There's been much talk of late about the loss of privacy, but equally calamitous is its corollary, the loss of solitude.
Privacy, to me, is not about keeping my personal life hidden from other people. It's about sparing me from the intrusion of other people's personal lives.
Minor drama is the lifeblood of suburbs.
The Bush administration said yesterday that it plans to start using the nation's most advanced spy technology for domestic purposes soon, rebuffing challenges by House Democrats over the idea's legal authority.
Unless there is some detail that I'm missing, this sounds positively Orwellian.
The larger point is that two parties are not in fact dividing over the issue of Executive power. Both parties seem to like more and more executive power just fine. They just have adopted different ways of achieving it. One can expect far more Congressional cooperation if a Democratic Congress is teamed with a Democratic President. The effective result may not be less Presidential power to run the National Surveillance State. It may be in fact be more.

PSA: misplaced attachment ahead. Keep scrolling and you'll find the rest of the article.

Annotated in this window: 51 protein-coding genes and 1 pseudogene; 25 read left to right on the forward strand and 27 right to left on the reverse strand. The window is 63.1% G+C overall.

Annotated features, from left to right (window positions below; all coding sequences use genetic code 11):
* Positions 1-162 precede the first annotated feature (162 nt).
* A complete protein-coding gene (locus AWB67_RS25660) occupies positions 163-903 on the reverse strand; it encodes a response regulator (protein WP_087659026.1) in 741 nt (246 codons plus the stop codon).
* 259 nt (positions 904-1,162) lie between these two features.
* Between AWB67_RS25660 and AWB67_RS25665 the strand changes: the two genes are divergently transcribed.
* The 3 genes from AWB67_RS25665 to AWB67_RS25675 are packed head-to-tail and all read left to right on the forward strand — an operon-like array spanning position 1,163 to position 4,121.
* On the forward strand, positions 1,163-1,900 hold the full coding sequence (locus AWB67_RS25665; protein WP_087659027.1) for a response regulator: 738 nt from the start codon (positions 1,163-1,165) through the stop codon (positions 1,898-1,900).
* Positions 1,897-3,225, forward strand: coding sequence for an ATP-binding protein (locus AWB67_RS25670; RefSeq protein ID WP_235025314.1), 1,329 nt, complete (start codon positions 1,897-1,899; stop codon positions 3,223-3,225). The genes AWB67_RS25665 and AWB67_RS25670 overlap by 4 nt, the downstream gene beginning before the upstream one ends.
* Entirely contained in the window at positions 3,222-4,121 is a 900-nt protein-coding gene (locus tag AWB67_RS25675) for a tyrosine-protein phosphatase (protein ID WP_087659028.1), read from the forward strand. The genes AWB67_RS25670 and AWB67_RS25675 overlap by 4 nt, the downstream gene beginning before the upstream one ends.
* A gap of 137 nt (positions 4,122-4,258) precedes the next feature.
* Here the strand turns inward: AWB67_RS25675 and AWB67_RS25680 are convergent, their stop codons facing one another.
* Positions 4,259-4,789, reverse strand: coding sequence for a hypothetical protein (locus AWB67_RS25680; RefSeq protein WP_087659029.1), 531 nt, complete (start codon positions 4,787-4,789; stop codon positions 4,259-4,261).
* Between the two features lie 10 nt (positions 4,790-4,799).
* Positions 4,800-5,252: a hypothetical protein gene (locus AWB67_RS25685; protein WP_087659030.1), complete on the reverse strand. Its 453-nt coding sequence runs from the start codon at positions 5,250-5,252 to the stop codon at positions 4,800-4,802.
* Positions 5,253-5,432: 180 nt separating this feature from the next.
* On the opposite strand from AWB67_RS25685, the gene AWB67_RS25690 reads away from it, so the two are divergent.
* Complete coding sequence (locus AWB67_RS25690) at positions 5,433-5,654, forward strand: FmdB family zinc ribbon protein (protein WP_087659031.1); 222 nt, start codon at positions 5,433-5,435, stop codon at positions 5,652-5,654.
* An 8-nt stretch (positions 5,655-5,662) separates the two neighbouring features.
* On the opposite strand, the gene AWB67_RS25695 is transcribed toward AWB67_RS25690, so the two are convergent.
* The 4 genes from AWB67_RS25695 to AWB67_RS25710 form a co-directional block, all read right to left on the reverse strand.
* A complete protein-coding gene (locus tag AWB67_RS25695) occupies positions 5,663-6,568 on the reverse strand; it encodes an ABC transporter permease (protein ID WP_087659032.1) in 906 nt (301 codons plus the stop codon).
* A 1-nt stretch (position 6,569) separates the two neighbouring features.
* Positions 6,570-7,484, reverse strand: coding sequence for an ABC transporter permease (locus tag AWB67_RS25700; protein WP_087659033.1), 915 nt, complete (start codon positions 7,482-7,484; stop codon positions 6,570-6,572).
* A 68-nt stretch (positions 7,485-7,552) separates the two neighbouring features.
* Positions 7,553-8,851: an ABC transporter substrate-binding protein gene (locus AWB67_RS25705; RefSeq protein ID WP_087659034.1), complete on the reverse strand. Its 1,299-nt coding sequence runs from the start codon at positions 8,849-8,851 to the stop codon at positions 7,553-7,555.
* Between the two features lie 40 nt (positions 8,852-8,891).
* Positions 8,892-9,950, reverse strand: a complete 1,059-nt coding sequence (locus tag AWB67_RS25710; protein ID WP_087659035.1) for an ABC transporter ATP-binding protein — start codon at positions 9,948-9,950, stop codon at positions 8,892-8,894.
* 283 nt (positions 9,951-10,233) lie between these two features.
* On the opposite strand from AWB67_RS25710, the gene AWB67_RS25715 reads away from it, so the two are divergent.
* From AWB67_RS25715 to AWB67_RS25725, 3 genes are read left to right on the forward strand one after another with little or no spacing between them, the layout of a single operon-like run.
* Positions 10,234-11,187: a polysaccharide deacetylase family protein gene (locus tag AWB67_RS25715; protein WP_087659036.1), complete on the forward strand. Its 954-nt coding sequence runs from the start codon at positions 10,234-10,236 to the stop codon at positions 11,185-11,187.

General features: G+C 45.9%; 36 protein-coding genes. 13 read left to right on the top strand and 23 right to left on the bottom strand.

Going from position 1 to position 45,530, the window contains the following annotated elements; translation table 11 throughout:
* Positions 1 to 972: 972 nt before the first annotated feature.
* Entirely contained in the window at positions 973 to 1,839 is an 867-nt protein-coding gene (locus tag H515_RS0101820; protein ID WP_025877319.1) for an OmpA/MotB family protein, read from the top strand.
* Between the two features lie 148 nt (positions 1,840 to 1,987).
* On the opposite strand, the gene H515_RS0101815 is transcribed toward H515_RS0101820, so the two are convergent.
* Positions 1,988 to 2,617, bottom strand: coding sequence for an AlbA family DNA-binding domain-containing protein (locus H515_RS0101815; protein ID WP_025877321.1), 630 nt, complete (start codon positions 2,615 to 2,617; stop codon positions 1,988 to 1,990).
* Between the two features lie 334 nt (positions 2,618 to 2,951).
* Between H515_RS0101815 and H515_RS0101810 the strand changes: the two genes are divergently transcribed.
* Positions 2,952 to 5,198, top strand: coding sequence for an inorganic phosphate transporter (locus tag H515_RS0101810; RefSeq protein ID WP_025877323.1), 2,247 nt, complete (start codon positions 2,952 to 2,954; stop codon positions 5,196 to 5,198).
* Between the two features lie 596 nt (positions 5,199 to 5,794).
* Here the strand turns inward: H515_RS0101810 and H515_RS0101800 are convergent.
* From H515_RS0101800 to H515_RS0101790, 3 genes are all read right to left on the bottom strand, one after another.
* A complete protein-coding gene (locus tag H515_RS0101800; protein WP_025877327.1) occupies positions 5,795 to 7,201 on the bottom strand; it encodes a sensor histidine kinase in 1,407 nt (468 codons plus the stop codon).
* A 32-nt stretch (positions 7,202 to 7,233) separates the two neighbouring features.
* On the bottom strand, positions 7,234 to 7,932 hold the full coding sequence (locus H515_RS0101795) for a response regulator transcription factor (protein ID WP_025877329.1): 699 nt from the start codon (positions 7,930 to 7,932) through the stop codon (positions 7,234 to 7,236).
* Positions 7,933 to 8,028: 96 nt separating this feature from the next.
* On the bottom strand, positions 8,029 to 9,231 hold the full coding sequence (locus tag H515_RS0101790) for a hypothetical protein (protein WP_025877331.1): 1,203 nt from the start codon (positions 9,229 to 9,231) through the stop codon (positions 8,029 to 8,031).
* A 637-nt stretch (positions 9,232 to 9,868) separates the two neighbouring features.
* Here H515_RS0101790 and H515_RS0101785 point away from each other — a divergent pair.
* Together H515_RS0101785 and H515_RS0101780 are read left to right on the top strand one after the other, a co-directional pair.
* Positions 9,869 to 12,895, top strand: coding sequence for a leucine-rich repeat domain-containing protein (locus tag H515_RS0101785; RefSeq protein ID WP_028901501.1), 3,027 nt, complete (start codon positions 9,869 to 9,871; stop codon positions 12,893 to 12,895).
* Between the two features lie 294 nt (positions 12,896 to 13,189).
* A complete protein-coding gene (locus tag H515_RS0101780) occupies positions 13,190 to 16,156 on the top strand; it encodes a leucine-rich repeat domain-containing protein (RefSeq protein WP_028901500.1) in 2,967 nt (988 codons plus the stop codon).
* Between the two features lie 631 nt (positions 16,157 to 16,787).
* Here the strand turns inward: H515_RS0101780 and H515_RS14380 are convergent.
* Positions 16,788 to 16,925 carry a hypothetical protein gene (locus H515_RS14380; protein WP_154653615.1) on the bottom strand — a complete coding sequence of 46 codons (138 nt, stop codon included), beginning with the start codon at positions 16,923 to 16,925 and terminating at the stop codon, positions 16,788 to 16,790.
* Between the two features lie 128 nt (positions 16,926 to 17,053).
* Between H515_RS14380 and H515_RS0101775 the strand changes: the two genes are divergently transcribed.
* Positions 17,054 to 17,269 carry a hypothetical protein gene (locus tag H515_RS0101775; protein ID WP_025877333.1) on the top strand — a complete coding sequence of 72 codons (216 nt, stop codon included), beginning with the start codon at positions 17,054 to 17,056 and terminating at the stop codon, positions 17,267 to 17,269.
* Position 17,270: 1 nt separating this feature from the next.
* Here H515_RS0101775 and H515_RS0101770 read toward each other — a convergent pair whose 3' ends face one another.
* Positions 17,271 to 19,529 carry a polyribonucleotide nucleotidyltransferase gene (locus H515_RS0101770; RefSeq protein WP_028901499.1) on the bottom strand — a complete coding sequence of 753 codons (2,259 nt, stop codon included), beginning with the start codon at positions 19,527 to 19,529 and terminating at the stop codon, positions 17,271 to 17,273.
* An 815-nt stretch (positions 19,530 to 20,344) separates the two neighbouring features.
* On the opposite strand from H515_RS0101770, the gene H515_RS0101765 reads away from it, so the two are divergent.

How do you organize this in a way that protects an incredibly valuable asset in the United States but does it in a way that doesn't alarm reasonable people, and I underline reasonable people, in terms of civil liberties?
The question to ask is not, Are we safer? The question to ask is, Are we better off?
Focusing on the privacy of the average Joe in this way obscures the deeper threat that warrantless wiretaps pose to a democratic society.
I Could Tell You, But Then You Would Have to Be Destroyed by Me.
Though some federal appellate courts do not appear to require any degree of suspicion to justify a search, one federal district court stated categorically that all laptop searches conducted at the border require at least reasonable suspicion of wrongdoing.
Privacy may turn out to have become an anomaly.
Architecture matters a lot, and in subtle ways.
Surveillance and Privacy | Another Noteworthy Year